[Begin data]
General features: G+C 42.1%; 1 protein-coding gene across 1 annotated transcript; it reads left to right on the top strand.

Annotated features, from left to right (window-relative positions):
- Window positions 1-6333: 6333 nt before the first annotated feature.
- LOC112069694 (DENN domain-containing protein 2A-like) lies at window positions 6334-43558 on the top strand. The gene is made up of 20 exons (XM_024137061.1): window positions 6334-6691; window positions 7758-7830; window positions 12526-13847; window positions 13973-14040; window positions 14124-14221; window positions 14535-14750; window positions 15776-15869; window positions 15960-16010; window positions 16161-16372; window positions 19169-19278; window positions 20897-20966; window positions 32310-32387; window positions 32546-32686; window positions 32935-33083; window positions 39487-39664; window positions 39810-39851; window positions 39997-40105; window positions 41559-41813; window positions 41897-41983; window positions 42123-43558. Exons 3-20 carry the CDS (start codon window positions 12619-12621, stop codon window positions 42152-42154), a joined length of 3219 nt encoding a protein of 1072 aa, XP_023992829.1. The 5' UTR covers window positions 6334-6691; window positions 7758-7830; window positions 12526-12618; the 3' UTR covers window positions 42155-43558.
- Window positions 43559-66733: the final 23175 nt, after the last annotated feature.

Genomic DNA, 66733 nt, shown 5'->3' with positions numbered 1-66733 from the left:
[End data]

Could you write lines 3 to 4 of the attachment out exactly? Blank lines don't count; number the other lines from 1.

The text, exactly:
- Window positions 1-6333: 6333 nt before the first annotated feature.
- LOC112069694 (DENN domain-containing protein 2A-like) lies at window positions 6334-43558 on the top strand. The gene is made up of 20 exons (XM_024137061.1): window positions 6334-6691; window positions 7758-7830; window positions 12526-13847; window positions 13973-14040; window positions 14124-14221; window positions 14535-14750; window positions 15776-15869; window positions 15960-16010; window positions 16161-16372; window positions 19169-19278; window positions 20897-20966; window positions 32310-32387; window positions 32546-32686; window positions 32935-33083; window positions 39487-39664; window positions 39810-39851; window positions 39997-40105; window positions 41559-41813; window positions 41897-41983; window positions 42123-43558. Exons 3-20 carry the CDS (start codon window positions 12619-12621, stop codon window positions 42152-42154), a joined length of 3219 nt encoding a protein of 1072 aa, XP_023992829.1. The 5' UTR covers window positions 6334-6691; window positions 7758-7830; window positions 12526-12618; the 3' UTR covers window positions 42155-43558.